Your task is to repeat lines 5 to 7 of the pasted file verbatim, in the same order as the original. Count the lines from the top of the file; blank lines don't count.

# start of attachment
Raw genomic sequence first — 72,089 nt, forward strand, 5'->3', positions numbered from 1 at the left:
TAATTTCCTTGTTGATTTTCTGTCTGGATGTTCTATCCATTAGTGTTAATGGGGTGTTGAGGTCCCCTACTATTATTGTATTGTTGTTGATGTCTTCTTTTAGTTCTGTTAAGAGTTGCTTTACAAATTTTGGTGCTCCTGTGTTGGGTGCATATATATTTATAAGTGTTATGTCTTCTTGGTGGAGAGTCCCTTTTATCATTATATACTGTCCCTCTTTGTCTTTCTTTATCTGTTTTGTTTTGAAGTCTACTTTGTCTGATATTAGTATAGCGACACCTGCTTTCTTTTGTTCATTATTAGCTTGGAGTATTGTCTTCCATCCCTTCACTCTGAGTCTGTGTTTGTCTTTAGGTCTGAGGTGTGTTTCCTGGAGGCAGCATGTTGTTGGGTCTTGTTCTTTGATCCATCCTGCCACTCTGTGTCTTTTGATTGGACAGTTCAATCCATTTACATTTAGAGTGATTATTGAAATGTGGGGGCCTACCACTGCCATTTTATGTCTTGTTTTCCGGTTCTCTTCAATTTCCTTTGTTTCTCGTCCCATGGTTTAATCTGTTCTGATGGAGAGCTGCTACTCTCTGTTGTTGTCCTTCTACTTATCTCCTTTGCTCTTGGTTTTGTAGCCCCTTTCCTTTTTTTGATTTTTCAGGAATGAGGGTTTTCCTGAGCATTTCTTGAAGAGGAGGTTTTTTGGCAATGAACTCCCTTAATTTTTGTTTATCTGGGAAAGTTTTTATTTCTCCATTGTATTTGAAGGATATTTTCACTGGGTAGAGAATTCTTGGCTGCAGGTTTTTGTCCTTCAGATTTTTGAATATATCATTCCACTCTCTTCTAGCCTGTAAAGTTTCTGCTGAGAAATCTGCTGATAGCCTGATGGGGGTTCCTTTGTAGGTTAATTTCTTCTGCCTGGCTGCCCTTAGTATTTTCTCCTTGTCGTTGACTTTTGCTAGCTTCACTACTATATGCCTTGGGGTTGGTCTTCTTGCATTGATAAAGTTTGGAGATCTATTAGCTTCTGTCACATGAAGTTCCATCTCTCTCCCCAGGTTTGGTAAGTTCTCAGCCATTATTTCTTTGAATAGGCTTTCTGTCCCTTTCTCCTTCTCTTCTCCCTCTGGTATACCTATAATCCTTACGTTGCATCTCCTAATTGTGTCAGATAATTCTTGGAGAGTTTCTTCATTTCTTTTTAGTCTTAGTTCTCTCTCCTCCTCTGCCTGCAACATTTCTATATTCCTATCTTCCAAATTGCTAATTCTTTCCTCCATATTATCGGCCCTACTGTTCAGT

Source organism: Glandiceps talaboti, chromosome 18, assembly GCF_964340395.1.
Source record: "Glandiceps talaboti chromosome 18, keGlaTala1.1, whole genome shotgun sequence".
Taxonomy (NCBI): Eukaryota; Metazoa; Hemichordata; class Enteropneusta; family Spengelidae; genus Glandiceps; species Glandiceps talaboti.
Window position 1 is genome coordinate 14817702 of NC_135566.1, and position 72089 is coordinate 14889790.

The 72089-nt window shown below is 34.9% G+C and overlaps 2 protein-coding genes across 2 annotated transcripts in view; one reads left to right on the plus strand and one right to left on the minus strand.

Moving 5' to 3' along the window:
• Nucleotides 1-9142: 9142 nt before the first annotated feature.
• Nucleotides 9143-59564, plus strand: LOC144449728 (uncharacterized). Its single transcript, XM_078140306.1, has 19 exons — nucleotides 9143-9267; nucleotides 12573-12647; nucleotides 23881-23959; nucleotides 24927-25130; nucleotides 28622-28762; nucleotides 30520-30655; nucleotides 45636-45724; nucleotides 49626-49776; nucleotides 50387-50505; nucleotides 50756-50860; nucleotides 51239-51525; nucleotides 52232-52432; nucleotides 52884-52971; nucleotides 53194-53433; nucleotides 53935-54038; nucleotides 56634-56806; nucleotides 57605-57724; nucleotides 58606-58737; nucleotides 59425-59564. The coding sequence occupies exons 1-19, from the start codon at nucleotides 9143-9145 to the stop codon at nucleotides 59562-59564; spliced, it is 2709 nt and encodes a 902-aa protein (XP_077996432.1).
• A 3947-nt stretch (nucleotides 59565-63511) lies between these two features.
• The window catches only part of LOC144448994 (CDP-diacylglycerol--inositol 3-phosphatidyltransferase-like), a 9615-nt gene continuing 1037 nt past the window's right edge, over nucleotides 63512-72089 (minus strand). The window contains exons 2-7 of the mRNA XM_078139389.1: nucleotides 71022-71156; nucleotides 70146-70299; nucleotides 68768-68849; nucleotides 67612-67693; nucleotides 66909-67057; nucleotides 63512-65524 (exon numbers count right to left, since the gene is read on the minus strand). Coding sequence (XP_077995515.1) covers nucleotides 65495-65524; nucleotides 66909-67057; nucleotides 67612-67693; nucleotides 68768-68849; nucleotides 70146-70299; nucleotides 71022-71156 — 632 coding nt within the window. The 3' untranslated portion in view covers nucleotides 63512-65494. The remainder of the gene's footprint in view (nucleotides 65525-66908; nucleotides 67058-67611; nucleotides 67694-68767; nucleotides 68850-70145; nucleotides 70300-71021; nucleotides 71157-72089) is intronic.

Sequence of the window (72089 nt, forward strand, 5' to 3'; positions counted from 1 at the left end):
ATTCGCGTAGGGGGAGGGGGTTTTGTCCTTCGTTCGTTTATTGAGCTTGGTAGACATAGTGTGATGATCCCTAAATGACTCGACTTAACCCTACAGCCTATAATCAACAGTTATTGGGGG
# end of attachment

Taxonomy (NCBI): Eukaryota; Metazoa; Hemichordata; class Enteropneusta; family Spengelidae; genus Glandiceps; species Glandiceps talaboti.
Window position 1 is genome coordinate 14817702 of NC_135566.1, and position 72089 is coordinate 14889790.

The 72089-nt window shown below is 34.9% G+C and overlaps 2 protein-coding genes across 2 annotated transcripts in view; one reads left to right on the plus strand and one right to left on the minus strand.